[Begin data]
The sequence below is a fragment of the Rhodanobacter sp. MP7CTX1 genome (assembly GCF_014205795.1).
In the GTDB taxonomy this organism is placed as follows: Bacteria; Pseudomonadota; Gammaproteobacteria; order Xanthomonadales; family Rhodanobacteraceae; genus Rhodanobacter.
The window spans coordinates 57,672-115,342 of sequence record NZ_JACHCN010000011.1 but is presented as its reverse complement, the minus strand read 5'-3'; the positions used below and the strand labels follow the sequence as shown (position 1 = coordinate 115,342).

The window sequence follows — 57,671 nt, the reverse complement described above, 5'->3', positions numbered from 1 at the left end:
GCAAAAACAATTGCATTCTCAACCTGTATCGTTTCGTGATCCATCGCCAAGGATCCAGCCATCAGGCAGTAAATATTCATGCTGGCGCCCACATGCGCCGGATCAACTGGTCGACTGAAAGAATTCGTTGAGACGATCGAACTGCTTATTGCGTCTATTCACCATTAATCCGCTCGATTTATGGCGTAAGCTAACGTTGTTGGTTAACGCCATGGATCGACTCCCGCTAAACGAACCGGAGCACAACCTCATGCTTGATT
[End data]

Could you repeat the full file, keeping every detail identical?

The sequence below is a fragment of the Rhodanobacter sp. MP7CTX1 genome (assembly GCF_014205795.1).
In the GTDB taxonomy this organism is placed as follows: Bacteria; Pseudomonadota; Gammaproteobacteria; order Xanthomonadales; family Rhodanobacteraceae; genus Rhodanobacter.
The window spans coordinates 57,672-115,342 of sequence record NZ_JACHCN010000011.1 but is presented as its reverse complement, the minus strand read 5'-3'; the positions used below and the strand labels follow the sequence as shown (position 1 = coordinate 115,342).

The window sequence follows — 57,671 nt, the reverse complement described above, 5'->3', positions numbered from 1 at the left end:
GCAAAAACAATTGCATTCTCAACCTGTATCGTTTCGTGATCCATCGCCAAGGATCCAGCCATCAGGCAGTAAATATTCATGCTGGCGCCCACATGCGCCGGATCAACTGGTCGACTGAAAGAATTCGTTGAGACGATCGAACTGCTTATTGCGTCTATTCACCATTAATCCGCTCGATTTATGGCGTAAGCTAACGTTGTTGGTTAACGCCATGGATCGACTCCCGCTAAACGAACCGGAGCACAACCTCATGCTTGATT